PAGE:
Winter Tires / Snow Chains / Snow Cables - Whether a vehicle is front wheel drive, rear wheel drive, or all-wheel drive, preparing tires for tough winter weather is a must. For temperatures consistently below 45 degrees, and in environments with ice, snow, and slush, regular all-weather tires just won't cut it. Winter tires are specifically designed with unique tread patterns and of special compounds to improve traction and braking response in wet and snowy conditions. Since they are designed for cold weather conditions, snow tires are best removed as conditions improve. Most snow tire users keep a second set of wheels and tires in the garage so swapping is easy and convenient. For a climate more like Southern California, having a set of snow chains or cables on hand is critical for trips where there might be snow on the highway. In rough weather conditions, highway patrol or DOT regularly restrict driving without snow tires, or chains / cables. Most chains or cables have a maximum safe speed and can damage the car or chains/cables if the maximum safe speed is exceeded. Those who haven't installed chains or cables before, should do a test install in the driveway or garage before heading to the slopes. Mud Flaps – Flaps offer a simple way to keep rocks and grit off the paint, and many mud flaps install in minutes using simple hand tools, and require no cutting or drilling. Auxiliary Lighting – For the avid skier and snowboarder, getting up in the dark and long drives to the slopes are routine. Packing up the car and getting to the destination can be greatly simplified with some extra lighting. Lighting can be installed in many different positions on the front of a vehicle including existing fog light openings in the bumper or grill, or via an accessory light bar. Many auxiliary lights include factory style connectors, relays and switches to make installation easy and clean. Floor & Cargo Mats – Mats inside and in the cargo area are an easy way to protect the vehicle interiors from mud, muck, and snow, and need no installation. Having a special "winter set" in a darker color is a good idea. Trailer Hitch, Roof Mounted Rack or Basket – Utilizing a roof rack, trailer hitch, or mounted basket to stow bulky skis, snowboards, coolers, etc. helps keep car interiors clean, maximizes hauling capacity and can also ensure safer driving by eliminating blind spots caused by blocked rear window views. If the vehicle has an existing hitch or rack rails, mounting should be easy, and they can be removed after the trip. If the vehicle doesn't have a hitch or rack, adding one can be a simple bolt-on or clamp-on project. Most vehicles have mounting points designed into their chassis or frame for installing a hitch. Consumers should review their owner's manual for specific details. . Windshield Wiper Blades – Windshield wipers need to be replaced about once every year. Installing wipers is probably one of the simplest pre-winter travel DIY projects. To prevent freezing, consumers should use windshield washer fluid instead of water. Check the Antifreeze (coolant) - The engine cooling system should be filled with a 50/50 mixture of antifreeze and distilled water to prevent freezing and boiling over. Use an antifreeze tester (available at the local auto parts store) to test the mixture. To keep the cooling system operating at peak performance, the manufacturer's recommendations for changing the antifreeze (flush and fill) should be followed. Change the Engine Oil - Use the recommended oil viscosity range for winter. 5W-30 motor oil flows quicker in cold weather than 20W-50. Most vehicle manufacturers recommend 5W-30 oil for year round protection. Wash and Wax - It is a good idea to get a good car wash and wax before heading north to protect paint from road salt. Car owners should wash their cars as soon as they return home to remove any lingering road salt or grit. Emergency Kit – It is important to be prepared with an emergency kit on board – especially when driving in tough winter conditions. Putting together a kit is a simple task. The kit should include road flares, jumper cables, an ice scraper, a small shovel, a bag of salt (in case the car gets stuck in the snow), emergency blankets, extra set of warm clothes, boots, and gloves, a flashlight, a fully charged cell phone, basic first aid supplies, any important medication, water, and nonperishable snacks.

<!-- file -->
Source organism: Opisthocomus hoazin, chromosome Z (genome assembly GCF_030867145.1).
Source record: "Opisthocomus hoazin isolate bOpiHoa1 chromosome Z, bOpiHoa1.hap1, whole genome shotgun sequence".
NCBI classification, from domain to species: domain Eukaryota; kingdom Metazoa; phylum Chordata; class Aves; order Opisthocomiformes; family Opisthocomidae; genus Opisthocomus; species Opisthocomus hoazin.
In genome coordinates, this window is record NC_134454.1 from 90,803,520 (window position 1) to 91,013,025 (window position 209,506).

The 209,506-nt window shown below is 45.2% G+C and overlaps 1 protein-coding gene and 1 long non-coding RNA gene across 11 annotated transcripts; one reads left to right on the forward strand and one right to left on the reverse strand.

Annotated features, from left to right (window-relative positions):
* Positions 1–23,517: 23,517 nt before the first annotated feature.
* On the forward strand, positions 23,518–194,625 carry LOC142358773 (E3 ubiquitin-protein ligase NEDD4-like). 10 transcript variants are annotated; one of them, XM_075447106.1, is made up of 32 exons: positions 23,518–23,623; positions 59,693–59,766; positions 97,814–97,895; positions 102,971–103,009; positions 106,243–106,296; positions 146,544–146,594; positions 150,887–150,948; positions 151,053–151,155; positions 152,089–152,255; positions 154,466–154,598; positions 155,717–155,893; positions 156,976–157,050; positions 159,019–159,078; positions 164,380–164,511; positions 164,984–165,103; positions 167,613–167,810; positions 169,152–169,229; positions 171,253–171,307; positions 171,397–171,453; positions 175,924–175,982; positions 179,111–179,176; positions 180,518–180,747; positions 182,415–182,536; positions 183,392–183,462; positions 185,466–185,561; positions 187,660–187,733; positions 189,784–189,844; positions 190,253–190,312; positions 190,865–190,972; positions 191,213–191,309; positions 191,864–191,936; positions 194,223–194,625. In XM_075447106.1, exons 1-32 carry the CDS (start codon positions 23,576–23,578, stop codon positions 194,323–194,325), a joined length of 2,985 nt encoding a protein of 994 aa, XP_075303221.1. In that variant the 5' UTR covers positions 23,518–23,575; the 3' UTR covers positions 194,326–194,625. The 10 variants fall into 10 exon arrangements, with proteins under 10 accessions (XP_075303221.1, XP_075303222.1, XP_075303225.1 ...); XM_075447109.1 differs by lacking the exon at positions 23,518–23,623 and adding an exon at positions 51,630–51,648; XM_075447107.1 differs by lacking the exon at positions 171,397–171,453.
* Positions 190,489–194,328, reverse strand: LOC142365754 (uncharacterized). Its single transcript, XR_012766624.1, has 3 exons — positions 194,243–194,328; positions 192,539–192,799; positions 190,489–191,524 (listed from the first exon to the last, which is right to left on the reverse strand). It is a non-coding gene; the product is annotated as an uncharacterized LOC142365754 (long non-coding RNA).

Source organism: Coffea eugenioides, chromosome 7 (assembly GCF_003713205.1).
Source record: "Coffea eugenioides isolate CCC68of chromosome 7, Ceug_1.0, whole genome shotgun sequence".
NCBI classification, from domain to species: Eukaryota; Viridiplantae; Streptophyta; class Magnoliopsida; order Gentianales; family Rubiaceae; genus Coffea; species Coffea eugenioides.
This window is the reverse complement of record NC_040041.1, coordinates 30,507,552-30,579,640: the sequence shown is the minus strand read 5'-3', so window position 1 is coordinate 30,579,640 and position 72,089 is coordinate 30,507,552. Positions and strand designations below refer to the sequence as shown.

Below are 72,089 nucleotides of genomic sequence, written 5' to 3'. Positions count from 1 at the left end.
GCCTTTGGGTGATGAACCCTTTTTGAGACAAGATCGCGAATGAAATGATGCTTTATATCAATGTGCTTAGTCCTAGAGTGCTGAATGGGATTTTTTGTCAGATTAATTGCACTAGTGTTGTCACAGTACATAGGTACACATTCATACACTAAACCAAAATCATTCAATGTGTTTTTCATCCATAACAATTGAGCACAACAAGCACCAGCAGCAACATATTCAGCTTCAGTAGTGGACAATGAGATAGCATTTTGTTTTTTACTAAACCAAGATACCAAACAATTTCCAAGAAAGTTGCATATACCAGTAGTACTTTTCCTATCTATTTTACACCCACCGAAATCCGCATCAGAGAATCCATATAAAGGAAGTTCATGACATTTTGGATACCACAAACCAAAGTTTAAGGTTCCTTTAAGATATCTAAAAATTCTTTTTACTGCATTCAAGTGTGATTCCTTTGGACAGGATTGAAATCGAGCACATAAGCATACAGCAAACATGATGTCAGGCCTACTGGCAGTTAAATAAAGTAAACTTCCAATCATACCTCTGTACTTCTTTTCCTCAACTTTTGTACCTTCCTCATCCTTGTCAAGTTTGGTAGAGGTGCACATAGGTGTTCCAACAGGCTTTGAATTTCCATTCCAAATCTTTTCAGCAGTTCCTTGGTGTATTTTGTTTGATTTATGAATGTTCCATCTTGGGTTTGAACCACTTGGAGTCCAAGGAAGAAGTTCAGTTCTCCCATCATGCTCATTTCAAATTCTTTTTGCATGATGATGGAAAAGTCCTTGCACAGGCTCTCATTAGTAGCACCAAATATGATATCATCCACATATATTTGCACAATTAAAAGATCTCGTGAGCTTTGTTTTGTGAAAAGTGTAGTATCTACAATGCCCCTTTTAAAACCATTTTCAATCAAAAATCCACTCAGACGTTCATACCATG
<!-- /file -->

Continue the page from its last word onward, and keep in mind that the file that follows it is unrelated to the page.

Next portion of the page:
In addition to keeping all the items that will ensure a comfortable ski or snowboarding trip, drivers should remember the golden rules for driving in cold weather: remove snow and ice from the vehicle before driving; accelerate slowly; reduce speed; allow for much greater distances when driving behind other vehicles; know the brakes (for older vehicles without ABS, continuously pump brake pedal, for new vehicles with ABS, hold brake firmly); take turns slowly; continuously scan for potential road hazards, and be aware of other drivers.2
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(1) AutoPartsWarehouse.com Consumer Survey March 2013 / AutoMD.com DIY Survey April 2013 (2) Consumer Reports